By the end of August, presumptive Republican presidential nominee Mitt Romney will let Americans know about his choice of a vice presidential running mate. Presumably, President Barack Obama will keep Vice President Joe Biden on the Democratic ticket in the No. 2 slot. Political observers spend a lot of time speculating on the ability of a vice presidential candidate to appeal to a particular region or other voter demographic. Such speculation tends to treat potential vice presidents as little more than window dressing in a national campaign.
But vice presidents sometimes end up succeeding to the presidency through the death or incapacity of a commander-in-chief. One vice president, Gerald Ford, became president through the resignation of a president, Richard Nixon.
The distinct possibility of vice presidential succession is underscored in the latest installment of author Robert Caro’s multi-volume biography of Lyndon Johnson. Caro’s new book, “The Passage of Power,” details Johnson’s initial reluctance to accept a spot on presidential candidate John F. Kennedy’s 1960 campaign ticket as his running mate. Johnson was a powerful majority leader of the U.S. Senate. He was reluctant to become vice president, trading his influential Senate role for a position that had little real power.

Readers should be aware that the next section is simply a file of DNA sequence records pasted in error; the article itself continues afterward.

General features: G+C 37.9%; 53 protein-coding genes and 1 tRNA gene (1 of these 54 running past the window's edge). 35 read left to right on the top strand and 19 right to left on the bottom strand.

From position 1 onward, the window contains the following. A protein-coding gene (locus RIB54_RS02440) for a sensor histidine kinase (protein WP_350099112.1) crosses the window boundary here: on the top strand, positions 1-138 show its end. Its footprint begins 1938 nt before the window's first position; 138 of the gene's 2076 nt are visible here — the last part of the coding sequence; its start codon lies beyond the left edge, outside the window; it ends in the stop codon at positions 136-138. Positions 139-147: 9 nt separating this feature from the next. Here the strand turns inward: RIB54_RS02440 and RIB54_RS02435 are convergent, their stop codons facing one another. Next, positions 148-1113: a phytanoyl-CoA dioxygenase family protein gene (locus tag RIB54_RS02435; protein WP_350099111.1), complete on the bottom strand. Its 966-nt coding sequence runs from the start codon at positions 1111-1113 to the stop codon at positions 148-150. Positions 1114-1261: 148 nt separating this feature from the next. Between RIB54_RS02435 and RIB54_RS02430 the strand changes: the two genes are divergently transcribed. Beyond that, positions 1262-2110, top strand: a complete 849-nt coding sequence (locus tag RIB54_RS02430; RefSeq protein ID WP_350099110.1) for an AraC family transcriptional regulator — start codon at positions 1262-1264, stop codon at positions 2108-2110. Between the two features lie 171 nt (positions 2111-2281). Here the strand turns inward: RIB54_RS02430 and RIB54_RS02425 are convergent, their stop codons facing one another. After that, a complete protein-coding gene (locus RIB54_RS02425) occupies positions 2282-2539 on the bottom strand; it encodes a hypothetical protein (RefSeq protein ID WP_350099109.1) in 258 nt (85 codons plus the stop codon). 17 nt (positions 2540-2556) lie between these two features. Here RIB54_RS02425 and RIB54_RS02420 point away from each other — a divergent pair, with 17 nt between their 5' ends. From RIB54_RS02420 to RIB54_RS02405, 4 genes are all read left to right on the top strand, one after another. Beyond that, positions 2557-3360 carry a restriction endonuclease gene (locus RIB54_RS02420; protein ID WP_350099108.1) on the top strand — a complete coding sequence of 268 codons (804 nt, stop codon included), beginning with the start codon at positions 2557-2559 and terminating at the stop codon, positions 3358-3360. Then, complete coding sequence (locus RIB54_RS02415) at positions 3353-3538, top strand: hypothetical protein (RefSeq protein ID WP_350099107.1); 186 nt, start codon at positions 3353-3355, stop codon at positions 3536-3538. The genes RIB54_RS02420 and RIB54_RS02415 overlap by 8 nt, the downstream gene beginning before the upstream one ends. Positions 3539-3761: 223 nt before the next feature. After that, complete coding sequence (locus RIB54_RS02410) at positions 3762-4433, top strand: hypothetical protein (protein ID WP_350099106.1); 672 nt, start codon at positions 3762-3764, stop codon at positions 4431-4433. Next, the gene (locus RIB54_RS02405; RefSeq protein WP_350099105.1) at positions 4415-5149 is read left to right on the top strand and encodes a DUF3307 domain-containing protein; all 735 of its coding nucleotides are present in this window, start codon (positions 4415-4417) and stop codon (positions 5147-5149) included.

But while mulling the vice presidency, Johnson had his staff research how many presidents had died in office. In 1960, Caro notes, “the answer was seven. Since thirty-three men had been president, that had been seven out of thirty-three: The chances of a vice president succeeding to the presidency due to a president’s death were about one out of five. And when that question was asked about presidents in modern times, the odds against such an occurrence got shorter — better. During the last hundred years before 1960, five presidents had died in office – Abraham Lincoln in 1865, James Garfield in 1881, William McKinley in 1901, Warren Harding in 1923 and of course Franklin Roosevelt in 1945.”
It’s unsettling to think of a potential vice president — or a sitting vice president — calculating presidential mortality rates in order to gauge his political prospects. But all vice presidential candidates should carefully consider whether they’re ready to be president. Voters, too, should strongly consider whether a vice presidential candidate seems qualified to serve in the nation’s highest office.
As history tells us, a vice president can become president in a fateful instant. That’s what happened to Lyndon Johnson on Nov. 22, 1963.
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